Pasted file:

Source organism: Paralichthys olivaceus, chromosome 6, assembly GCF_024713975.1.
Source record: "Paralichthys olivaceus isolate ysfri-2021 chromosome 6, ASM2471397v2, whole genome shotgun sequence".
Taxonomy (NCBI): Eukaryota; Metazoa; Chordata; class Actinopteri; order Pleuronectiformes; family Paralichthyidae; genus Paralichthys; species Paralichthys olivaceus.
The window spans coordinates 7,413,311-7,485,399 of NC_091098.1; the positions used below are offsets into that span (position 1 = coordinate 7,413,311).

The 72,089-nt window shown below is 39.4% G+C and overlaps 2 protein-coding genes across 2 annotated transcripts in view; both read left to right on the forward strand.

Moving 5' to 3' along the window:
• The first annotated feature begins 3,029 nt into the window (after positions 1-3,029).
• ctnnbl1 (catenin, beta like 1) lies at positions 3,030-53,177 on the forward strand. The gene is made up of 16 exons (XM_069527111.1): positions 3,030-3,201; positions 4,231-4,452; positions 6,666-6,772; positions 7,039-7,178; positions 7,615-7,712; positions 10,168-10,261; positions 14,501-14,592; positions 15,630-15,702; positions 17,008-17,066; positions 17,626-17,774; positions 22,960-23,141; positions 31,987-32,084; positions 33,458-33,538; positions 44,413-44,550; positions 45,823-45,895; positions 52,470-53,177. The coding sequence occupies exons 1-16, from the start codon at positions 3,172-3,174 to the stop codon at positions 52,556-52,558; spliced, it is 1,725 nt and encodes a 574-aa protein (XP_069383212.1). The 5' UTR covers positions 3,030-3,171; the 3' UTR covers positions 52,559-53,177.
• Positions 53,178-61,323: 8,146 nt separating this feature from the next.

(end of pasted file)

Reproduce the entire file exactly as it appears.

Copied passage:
Source organism: Paralichthys olivaceus, chromosome 6, assembly GCF_024713975.1.
Source record: "Paralichthys olivaceus isolate ysfri-2021 chromosome 6, ASM2471397v2, whole genome shotgun sequence".
Taxonomy (NCBI): Eukaryota; Metazoa; Chordata; class Actinopteri; order Pleuronectiformes; family Paralichthyidae; genus Paralichthys; species Paralichthys olivaceus.
The window spans coordinates 7,413,311-7,485,399 of NC_091098.1; the positions used below are offsets into that span (position 1 = coordinate 7,413,311).

The 72,089-nt window shown below is 39.4% G+C and overlaps 2 protein-coding genes across 2 annotated transcripts in view; both read left to right on the forward strand.

Moving 5' to 3' along the window:
• The first annotated feature begins 3,029 nt into the window (after positions 1-3,029).
• ctnnbl1 (catenin, beta like 1) lies at positions 3,030-53,177 on the forward strand. The gene is made up of 16 exons (XM_069527111.1): positions 3,030-3,201; positions 4,231-4,452; positions 6,666-6,772; positions 7,039-7,178; positions 7,615-7,712; positions 10,168-10,261; positions 14,501-14,592; positions 15,630-15,702; positions 17,008-17,066; positions 17,626-17,774; positions 22,960-23,141; positions 31,987-32,084; positions 33,458-33,538; positions 44,413-44,550; positions 45,823-45,895; positions 52,470-53,177. The coding sequence occupies exons 1-16, from the start codon at positions 3,172-3,174 to the stop codon at positions 52,556-52,558; spliced, it is 1,725 nt and encodes a 574-aa protein (XP_069383212.1). The 5' UTR covers positions 3,030-3,171; the 3' UTR covers positions 52,559-53,177.
• Positions 53,178-61,323: 8,146 nt separating this feature from the next.